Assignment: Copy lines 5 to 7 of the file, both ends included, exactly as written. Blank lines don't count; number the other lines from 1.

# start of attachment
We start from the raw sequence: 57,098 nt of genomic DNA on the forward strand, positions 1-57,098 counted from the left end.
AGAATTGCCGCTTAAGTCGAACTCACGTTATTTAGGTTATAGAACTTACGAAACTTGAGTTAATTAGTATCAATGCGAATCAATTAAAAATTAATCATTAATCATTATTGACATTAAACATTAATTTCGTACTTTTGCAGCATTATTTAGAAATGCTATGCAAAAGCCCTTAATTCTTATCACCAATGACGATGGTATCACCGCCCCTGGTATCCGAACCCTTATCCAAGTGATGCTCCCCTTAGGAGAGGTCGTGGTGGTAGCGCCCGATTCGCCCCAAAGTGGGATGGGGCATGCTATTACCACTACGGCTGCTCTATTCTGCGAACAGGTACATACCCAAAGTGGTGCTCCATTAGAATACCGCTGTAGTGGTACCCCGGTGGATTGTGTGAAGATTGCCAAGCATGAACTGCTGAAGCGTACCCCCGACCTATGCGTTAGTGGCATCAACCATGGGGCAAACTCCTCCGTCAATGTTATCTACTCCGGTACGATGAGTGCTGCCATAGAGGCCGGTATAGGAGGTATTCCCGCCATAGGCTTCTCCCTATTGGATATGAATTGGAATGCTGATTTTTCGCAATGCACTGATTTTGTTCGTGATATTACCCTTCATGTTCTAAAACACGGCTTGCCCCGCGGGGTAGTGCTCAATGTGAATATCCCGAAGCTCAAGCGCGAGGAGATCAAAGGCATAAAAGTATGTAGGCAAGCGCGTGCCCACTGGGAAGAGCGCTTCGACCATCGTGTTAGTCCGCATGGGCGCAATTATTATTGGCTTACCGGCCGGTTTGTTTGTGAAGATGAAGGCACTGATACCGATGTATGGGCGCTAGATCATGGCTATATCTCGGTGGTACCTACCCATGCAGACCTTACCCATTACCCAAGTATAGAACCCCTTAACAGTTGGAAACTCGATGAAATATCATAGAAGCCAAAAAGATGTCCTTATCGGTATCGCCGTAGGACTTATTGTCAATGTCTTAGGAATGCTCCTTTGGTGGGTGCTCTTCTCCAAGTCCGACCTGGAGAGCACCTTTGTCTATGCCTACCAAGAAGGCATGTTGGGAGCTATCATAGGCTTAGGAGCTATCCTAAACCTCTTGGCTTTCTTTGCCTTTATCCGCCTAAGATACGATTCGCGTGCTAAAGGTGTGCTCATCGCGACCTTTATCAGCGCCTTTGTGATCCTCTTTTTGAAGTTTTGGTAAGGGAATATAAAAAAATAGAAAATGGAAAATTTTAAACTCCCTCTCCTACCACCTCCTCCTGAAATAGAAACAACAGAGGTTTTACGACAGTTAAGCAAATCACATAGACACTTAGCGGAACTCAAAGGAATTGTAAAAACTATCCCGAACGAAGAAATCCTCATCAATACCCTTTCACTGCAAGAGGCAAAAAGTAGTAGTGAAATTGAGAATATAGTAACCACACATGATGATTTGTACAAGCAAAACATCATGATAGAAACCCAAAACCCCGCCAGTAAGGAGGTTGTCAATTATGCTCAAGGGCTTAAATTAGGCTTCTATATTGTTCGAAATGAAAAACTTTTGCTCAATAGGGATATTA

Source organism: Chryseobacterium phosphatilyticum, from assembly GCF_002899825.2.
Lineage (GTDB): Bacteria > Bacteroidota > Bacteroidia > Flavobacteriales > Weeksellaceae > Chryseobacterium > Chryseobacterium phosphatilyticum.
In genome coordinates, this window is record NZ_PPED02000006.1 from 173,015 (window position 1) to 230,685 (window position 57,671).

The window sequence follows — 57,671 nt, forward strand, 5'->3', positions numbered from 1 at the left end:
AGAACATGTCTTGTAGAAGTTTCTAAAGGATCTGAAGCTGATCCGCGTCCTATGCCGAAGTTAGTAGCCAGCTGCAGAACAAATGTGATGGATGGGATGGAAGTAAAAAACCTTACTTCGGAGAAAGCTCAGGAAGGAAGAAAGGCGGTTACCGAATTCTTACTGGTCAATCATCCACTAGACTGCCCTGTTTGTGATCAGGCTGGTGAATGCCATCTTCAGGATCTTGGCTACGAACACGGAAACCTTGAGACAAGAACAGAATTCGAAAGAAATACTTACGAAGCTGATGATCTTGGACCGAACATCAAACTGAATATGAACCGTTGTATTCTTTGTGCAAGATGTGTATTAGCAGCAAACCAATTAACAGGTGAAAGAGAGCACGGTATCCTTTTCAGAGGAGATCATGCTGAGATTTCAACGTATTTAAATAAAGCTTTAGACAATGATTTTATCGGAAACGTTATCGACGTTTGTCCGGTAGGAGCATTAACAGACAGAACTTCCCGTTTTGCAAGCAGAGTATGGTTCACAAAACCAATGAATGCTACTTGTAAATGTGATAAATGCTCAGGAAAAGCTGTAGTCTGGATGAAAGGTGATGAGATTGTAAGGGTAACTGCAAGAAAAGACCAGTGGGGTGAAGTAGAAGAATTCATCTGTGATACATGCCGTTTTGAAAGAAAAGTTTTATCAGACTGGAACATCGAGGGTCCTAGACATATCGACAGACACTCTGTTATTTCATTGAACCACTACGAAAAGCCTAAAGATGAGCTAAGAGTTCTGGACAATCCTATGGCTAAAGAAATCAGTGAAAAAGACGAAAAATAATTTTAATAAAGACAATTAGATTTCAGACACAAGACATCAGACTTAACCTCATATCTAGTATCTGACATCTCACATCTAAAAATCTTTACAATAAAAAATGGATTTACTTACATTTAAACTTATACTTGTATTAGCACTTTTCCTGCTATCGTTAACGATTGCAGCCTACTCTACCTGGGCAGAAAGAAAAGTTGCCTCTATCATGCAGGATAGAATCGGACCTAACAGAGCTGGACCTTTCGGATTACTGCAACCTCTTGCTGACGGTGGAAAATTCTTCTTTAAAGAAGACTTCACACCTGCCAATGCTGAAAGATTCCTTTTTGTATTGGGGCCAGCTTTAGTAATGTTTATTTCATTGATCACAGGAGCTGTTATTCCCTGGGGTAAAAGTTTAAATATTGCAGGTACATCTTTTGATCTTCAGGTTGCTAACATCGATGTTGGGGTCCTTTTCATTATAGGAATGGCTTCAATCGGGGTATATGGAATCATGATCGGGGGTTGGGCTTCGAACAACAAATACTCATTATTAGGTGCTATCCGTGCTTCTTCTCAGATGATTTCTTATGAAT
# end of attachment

In genome coordinates, this window is record NZ_PPED02000006.1 from 173,015 (window position 1) to 230,685 (window position 57,671).

The window sequence follows — 57,671 nt, forward strand, 5'->3', positions numbered from 1 at the left end:
AGAACATGTCTTGTAGAAGTTTCTAAAGGATCTGAAGCTGATCCGCGTCCTATGCCGAAGTTAGTAGCCAGCTGCAGAACAAATGTGATGGATGGGATGGAAGTAAAAAACCTTACTTCGGAGAAAGCTCAGGAAGGAAGAAAGGCGGTTACCGAATTCTTACTGGTCAATCATCCACTAGACTGCCCTGTTTGTGATCAGGCTGGTGAATGCCATCTTCAGGATCTTGGCTACGAACACGGAAACCTTGAGACAAGAACAGAATTCGAAAGAAATACTTACGAAGCTGATGATCTTGGACCGAACATCAAACTGAATATGAACCGTTGTATTCTTTGTGCAAGATGTGTATTAGCAGCAAACCAATTAACAGGTGAAAGAGAGCACGGTATCCTTTTCAGAGGAGATCATGCTGAGATTTCAACGTATTTAAATAAAGCTTTAGACAATGATTTTATCGGAAACGTTATCGACGTTTGTCCGGTAGGAGCATTAACAGACAGAACTTCCCGTTTTGCAAGCAGAGTATGGTTCACAAAACCAATGAATGCTACTTGTAAATGTGATAAATGCTCAGGAAAAGCTGTAGTCTGGATGAAAGGTGATGAGATTGTAAGGGTAACTGCAAGAAAAGACCAGTGGGGTGAAGTAGAAGAATTCATCTGTGATACATGCCGTTTTGAAAGAAAAGTTTTATCAGACTGGAACATCGAGGGTCCTAGACATATCGACAGACACTCTGTTATTTCATTGAACCACTACGAAAAGCCTAAAGATGAGCTAAGAGTTCTGGACAATCCTATGGCTAAAGAAATCAGTGAAAAAGACGAAAAATAATTTTAATAAAGACAATTAGATTTCAGACACAAGACATCAGACTTAACCTCATATCTAGTATCTGACATCTCACATCTAAAAATCTTTACAATAAAAAATGGATTTACTTACATTTAAACTTATACTTGTATTAGCACTTTTCCTGCTATCGTTAACGATTGCAGCCTACTCTACCTGGGCAGAAAGAAAAGTTGCCTCTATCATGCAGGATAGAATCGGACCTAACAGAGCTGGACCTTTCGGATTACTGCAACCTCTTGCTGACGGTGGAAAATTCTTCTTTAAAGAAGACTTCACACCTGCCAATGCTGAAAGATTCCTTTTTGTATTGGGGCCAGCTTTAGTAATGTTTATTTCATTGATCACAGGAGCTGTTATTCCCTGGGGTAAAAGTTTAAATATTGCAGGTACATCTTTTGATCTTCAGGTTGCTAACATCGATGTTGGGGTCCTTTTCATTATAGGAATGGCTTCAATCGGGGTATATGGAATCATGATCGGGGGTTGGGCTTCGAACAACAAATACTCATTATTAGGTGCTATCCGTGCTTCTTCTCAGATGATTTCTTATGAAT